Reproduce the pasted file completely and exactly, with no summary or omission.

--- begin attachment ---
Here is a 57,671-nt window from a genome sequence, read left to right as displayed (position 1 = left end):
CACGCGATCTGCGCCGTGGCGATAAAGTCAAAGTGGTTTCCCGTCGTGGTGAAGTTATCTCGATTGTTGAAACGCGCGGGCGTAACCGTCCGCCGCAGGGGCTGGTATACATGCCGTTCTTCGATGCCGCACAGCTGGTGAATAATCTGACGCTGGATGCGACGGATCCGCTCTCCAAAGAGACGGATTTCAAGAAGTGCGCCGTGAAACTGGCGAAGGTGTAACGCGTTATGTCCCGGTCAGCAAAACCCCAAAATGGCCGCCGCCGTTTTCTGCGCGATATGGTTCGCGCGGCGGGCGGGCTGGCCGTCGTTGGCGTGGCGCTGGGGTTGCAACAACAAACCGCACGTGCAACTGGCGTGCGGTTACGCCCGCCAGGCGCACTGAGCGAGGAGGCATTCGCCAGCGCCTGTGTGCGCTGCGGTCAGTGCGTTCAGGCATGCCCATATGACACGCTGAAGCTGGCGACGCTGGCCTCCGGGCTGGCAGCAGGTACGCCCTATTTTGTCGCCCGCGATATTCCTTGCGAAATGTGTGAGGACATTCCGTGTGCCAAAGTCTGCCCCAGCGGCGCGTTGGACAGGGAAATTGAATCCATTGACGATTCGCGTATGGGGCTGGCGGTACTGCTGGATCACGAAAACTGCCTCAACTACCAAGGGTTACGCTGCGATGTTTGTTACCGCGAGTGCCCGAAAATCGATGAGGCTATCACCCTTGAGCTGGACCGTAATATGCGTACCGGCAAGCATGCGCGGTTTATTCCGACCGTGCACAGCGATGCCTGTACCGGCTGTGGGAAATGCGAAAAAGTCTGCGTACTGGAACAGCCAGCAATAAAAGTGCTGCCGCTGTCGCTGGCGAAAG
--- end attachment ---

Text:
Here is a 57,671-nt window from a genome sequence, read left to right as displayed (position 1 = left end):
CACGCGATCTGCGCCGTGGCGATAAAGTCAAAGTGGTTTCCCGTCGTGGTGAAGTTATCTCGATTGTTGAAACGCGCGGGCGTAACCGTCCGCCGCAGGGGCTGGTATACATGCCGTTCTTCGATGCCGCACAGCTGGTGAATAATCTGACGCTGGATGCGACGGATCCGCTCTCCAAAGAGACGGATTTCAAGAAGTGCGCCGTGAAACTGGCGAAGGTGTAACGCGTTATGTCCCGGTCAGCAAAACCCCAAAATGGCCGCCGCCGTTTTCTGCGCGATATGGTTCGCGCGGCGGGCGGGCTGGCCGTCGTTGGCGTGGCGCTGGGGTTGCAACAACAAACCGCACGTGCAACTGGCGTGCGGTTACGCCCGCCAGGCGCACTGAGCGAGGAGGCATTCGCCAGCGCCTGTGTGCGCTGCGGTCAGTGCGTTCAGGCATGCCCATATGACACGCTGAAGCTGGCGACGCTGGCCTCCGGGCTGGCAGCAGGTACGCCCTATTTTGTCGCCCGCGATATTCCTTGCGAAATGTGTGAGGACATTCCGTGTGCCAAAGTCTGCCCCAGCGGCGCGTTGGACAGGGAAATTGAATCCATTGACGATTCGCGTATGGGGCTGGCGGTACTGCTGGATCACGAAAACTGCCTCAACTACCAAGGGTTACGCTGCGATGTTTGTTACCGCGAGTGCCCGAAAATCGATGAGGCTATCACCCTTGAGCTGGACCGTAATATGCGTACCGGCAAGCATGCGCGGTTTATTCCGACCGTGCACAGCGATGCCTGTACCGGCTGTGGGAAATGCGAAAAAGTCTGCGTACTGGAACAGCCAGCAATAAAAGTGCTGCCGCTGTCGCTGGCGAAAG